TABLE 7.6b: Early 1950s: BV6.33 Passing Resolutions
TABLE 7.7a: Mid 1950s: BV6.34 Issuing Position Papers
TABLE 7.7b: Early 1950s: BV6.34 Issuing Position Papers
cides with the absence of the activity itself, then one can conclude that many of the parties that were not coded because of an absence of information should have been coded instead as 0. This interpretation implies that we are probably systematically overestimating the incidence of party performance of these activities--as reflected in our mean values for BV631 through BV635--because we have omitted from coding many of the parties that would have been scored 0 if only the writers had bothered to mention that the party did not perform the act. The net effect of all this is that we are more certain when a party did something than when it did not.
Variables 6.41 through 6.44 correspond to arrangements which a party might negotiate with other parties for mutual benefit. These alliances may assume the form of
The status of these variables within the study is comparable to that of the preceding set, "propagandizing ideas and programs," and the argument therein applies here. Parties that pursue tactics of "allying with other parties" may be guided by any or all strategies within the goal orientation cluster. Therefore these again are viewed as "indirect" tactics in the sense that they can serve the diverse strategies of widely different parties.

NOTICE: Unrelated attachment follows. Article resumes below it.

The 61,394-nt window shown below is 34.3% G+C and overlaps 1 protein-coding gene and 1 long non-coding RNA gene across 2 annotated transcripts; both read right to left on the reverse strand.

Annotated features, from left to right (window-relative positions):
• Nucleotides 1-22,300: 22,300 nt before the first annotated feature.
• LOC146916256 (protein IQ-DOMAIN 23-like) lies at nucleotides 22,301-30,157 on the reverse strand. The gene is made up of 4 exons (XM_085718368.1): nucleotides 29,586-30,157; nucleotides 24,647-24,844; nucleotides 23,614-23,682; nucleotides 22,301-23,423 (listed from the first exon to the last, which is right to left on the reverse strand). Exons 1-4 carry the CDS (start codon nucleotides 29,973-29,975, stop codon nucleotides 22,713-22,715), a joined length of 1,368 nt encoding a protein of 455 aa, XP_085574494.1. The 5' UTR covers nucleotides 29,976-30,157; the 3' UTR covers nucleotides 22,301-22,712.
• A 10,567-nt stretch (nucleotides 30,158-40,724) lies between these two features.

Operational Definition. The same three-level measure, discussed under the operational definition for BV601 through BV605, is used to express the frequency with which the party engages in each form of cooperative activity:
Coding Results. BV641 through BV644 constitute the last group of variables for which coding was prema-